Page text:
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TX: 14.04.04 – SPECIAL SCHOOLS – Part 5 – Cademuir School For Gifted Children

PRESENTER: JOHN THORNE


THE ATTACHED TRANSCRIPT WAS TYPED FROM A RECORDING AND NOT COPIED FROM AN ORIGINAL SCRIPT. BECAUSE OF THE RISK OF MISHEARING AND THE DIFFICULTY IN SOME CASES OF IDENTIFYING INDIVIDUAL SPEAKERS, THE BBC CANNOT VOUCH FOR ITS COMPLETE ACCURACY

THORNE
Children who are exceptionally gifted are not defined, in the UK at least, as having special needs but these children often need help dealing with their abilities and also some of the learning difficulties that can commonly run alongside them. In the latest of my reports into schools for children with various special needs I went to south west Scotland, to Cademuir, a country house school for gifted children run by Robert Mulvey.

MULVEY
It's described officially as a baronial residence which was built by in fact a businessman from Manchester who at the time thought it would be rather nice to have a property in Scotland, rather like the Queen. And so decided to build this rather pleasant building but in fact only ever used it for holidays.

BAGPIPE PLAYING

THORNE
It's difficult to sweet talk a frozen reed into tuneful action on a bitter cold Dumfriesshire morning. The piper is a schoolboy called RobinNewler, who comes from Germany, he wears the full Highland regalia, including a green Douglas tartan.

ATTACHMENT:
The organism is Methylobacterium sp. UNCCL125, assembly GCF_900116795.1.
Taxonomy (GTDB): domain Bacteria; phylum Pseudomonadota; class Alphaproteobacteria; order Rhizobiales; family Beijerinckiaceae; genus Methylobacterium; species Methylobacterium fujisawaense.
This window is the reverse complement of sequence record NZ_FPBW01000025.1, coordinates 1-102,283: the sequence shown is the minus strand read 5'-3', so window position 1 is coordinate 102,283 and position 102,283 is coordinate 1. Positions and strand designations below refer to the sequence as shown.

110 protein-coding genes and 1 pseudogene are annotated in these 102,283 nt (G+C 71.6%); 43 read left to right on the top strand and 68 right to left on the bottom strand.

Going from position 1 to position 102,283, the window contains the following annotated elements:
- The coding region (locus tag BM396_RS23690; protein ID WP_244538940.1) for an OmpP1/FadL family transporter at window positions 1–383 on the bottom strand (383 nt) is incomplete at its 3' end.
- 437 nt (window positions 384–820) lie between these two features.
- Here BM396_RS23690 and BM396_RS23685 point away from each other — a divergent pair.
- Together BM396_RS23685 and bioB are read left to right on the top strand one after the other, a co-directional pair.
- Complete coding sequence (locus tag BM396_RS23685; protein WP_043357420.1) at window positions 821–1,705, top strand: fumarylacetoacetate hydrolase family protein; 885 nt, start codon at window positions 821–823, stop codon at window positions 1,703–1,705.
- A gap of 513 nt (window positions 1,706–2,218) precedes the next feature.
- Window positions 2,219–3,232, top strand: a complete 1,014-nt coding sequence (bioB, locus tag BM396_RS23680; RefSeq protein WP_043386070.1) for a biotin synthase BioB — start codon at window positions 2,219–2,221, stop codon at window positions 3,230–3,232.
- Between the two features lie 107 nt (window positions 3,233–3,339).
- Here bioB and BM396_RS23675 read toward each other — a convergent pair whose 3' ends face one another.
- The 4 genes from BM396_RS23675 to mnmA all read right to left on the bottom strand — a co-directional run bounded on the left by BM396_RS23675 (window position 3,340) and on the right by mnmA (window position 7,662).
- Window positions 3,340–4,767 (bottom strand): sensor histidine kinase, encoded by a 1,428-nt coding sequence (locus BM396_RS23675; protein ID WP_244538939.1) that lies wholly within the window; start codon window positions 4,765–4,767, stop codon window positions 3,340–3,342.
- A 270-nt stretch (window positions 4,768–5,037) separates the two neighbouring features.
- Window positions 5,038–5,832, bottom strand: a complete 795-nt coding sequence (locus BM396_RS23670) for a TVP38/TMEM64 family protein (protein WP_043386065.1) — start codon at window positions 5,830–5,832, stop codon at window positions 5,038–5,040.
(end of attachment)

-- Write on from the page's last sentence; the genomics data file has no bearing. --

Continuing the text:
BAGPIPE PLAYING

MEWLER
I started in Germany.

THORNE
Where did you first hear the bagpipes then?

MEWLER
At my old school because we had somebody from England coming there every weekend and playing.

THORNE
What is it particularly about the bagpipes that you like because lots of people say the noise is not very pleasant to the human ear?

MEWLER
I think it's quite a nice tune, it's difficult to play which is basically more interesting to me.

THORNE
Robin is a student a Cademuir international school, a last chance special school for gifted children, deep in the isolation of Robbie Burns country. It's a rescue package for high ability learners and underachievers with high potential, says Robert Mulvey, the school founder, who shows me around the rambling Victorian country house.

Is it a practical building for a school?

MULVEY
We've tried to make it so, that's as close as I can say.

THORNE
Cademuir grew out of summer schools that Robert Mulvey ran for dyslexic youngsters and others with special learning and behaviour problems.

MULVEY
There were many children who were intrinsically very bright indeed but who were not being fully appreciated for their proper worth because they had conditions such as dyslexia and allied conditions, it simply meant in practical terms that the children were being held back - they were not achieving their potential.

THORNE
Cademuir is small and flexible, the social, emotional and educational go together. It's geared to the Scottish exam system but three or four to a class is standard, one-to-one teaching common.

ACTUALITYTEACHERWhat is it you're doing just now? What are you writing?

STUDENTI'm making a plan how to write later on.

TEACHERThe main points.

STUDENTI'm finding out the main points of the report. From this report write my own report later.

MULVEY
There is no elitism in any sense - either social or academic. The children here blend seamlessly, they come from a wide variety of ethnic and national backgrounds, at the moment we're 70% European with the remaining number from the United Kingdom and from all social walks of life.

THORNE